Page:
Tag Archives: Intellectuals

What is a scholar to do when there is no agreement on the basics?

“[342] By “fictive,” I mean that the narratives, even quite likely derived from historical events, are now cast in terms which render it impossible to create any more than the vaguest semblance of modern history from the ancient New Testament texts. By “fictional,” I mean that the narratives have their origin entirely within human and community imagination and have no historical origin.”

Over time, as my own studies in Luke-Acts matured, I came to see that most of the New Testament narratives were — by modern standards — at least fictive, if not entirely fictional.[342]  Although my convictions about the fictive nature of most New Testament narratives have often rendered me a bewildered spectator to scholarly debates about the “history” of early Christianity, my skepticism about the wisdom of deriving modern historical claims from the New Testament narratives seldom impacted my own scholarly work. Even while chairing the section on Acts at the Society of Biblical Literature, I silently excused myself from discussions which presumed the historicity of Acts, and I confined my own work to other areas of inquiry.

Phillips, Thomas E. 2016. “‘When Did Paul Become a Christian?’” In Christian Origins and the New Testament in the Greco-Roman Context: Essays in Honor of Dennis R. MacDonald, edited by Margaret Froelich, Michael Kochenash, Thomas E. Phillips, and Ilseo Park, 163–82. Claremont, Calif: Claremont School of Theology Press.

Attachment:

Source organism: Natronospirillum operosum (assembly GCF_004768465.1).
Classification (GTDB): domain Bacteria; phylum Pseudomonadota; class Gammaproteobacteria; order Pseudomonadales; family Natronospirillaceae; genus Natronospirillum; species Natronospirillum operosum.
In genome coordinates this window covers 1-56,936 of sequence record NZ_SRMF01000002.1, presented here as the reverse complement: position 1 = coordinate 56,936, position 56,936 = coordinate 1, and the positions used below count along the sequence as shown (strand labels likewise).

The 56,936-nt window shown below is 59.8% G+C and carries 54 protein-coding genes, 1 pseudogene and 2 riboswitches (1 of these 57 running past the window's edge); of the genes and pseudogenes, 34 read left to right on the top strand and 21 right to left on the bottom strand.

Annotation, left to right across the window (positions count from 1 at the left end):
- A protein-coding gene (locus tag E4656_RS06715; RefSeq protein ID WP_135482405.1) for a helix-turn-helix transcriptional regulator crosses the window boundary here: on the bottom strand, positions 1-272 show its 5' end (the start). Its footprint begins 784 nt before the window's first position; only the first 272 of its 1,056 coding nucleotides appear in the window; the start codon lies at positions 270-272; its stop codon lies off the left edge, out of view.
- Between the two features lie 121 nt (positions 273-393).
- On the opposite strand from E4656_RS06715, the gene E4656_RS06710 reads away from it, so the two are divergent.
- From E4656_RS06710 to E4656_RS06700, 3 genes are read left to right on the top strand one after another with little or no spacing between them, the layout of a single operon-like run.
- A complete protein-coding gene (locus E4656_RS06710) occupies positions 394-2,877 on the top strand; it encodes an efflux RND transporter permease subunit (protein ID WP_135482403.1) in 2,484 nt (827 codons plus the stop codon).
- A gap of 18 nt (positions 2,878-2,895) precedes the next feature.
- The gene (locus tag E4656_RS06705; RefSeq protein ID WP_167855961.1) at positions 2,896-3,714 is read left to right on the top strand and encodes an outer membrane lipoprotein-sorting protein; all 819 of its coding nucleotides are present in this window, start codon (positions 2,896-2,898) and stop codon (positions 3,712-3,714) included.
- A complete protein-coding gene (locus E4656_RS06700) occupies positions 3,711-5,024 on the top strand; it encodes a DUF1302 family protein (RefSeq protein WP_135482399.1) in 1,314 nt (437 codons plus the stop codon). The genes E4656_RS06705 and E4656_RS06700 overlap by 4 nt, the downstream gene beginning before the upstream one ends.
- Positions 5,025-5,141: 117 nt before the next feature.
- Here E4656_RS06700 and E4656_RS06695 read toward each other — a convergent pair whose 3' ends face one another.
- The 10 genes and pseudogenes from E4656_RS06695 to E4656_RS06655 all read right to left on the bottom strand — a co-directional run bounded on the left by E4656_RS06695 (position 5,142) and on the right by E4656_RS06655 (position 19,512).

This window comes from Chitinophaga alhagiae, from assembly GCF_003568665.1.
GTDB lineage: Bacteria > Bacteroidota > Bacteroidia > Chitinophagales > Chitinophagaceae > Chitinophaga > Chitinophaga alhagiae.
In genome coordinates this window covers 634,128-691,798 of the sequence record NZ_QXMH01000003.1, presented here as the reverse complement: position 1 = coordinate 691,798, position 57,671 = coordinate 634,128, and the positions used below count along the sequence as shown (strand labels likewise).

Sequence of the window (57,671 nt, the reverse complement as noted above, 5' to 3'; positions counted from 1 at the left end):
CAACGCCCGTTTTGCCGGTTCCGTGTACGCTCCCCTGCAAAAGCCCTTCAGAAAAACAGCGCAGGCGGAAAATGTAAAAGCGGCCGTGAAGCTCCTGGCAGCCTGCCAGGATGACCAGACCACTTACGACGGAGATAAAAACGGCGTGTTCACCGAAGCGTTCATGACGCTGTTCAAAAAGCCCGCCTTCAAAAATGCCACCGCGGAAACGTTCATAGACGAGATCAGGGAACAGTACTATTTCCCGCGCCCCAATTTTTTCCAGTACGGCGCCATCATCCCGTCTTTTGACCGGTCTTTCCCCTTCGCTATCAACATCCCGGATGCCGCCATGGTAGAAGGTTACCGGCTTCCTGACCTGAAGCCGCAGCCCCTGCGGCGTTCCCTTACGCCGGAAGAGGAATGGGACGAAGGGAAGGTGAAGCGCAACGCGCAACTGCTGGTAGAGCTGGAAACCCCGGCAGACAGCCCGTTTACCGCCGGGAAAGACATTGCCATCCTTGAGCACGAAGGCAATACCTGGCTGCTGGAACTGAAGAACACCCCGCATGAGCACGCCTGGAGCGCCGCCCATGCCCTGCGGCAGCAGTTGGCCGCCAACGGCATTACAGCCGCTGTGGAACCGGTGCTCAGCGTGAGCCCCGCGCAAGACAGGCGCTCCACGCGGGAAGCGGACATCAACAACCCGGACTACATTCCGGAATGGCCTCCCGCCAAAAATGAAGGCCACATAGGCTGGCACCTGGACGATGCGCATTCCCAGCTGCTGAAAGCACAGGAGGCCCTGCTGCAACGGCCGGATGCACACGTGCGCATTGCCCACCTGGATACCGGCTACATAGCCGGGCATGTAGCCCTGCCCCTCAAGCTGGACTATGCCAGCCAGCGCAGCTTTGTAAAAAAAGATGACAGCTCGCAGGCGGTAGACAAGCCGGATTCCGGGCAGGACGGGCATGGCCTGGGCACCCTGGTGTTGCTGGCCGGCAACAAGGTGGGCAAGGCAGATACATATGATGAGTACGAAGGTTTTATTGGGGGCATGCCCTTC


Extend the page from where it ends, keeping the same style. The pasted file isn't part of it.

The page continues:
I have to ask. Is this experience unique to the study of Christian origins? Surely not. I would appreciate being informed of comparable examples in other historical fields.



The Corporate Crushing of the Intellectual Life

Universities have changed, and not for the better. Once a liberal arts or humanities education was prized as the gateway to learning how to think, how to live, to understanding how the world works. It was once impossible to enter a humanities field without undertaking at least a year’s course in a foreign language. Literature, history, sociology classes abounded. Political debates were everywhere one looked across campuses. Engineering students had a reputation for being politically conservative and looking down on the humanities students because the latter were seen as trouble-makers. But they, too, could be caught up in the debates. And the questioning and learning that took place both inside and outside the classrooms spilled over into the wider communities with demonstrations against the Vietnam War. The Beatles’ song Revolution played across the main grounds where tents were set up and students and staff engaged in calls for restrictions to be removed from free speech and for greater participation of students in administration. Civil rights, feminism, racism and participatory democracy were hot topics of talk and action. Corporate power and its hold over conservative governments in the pockets of mining interests were openly challenged.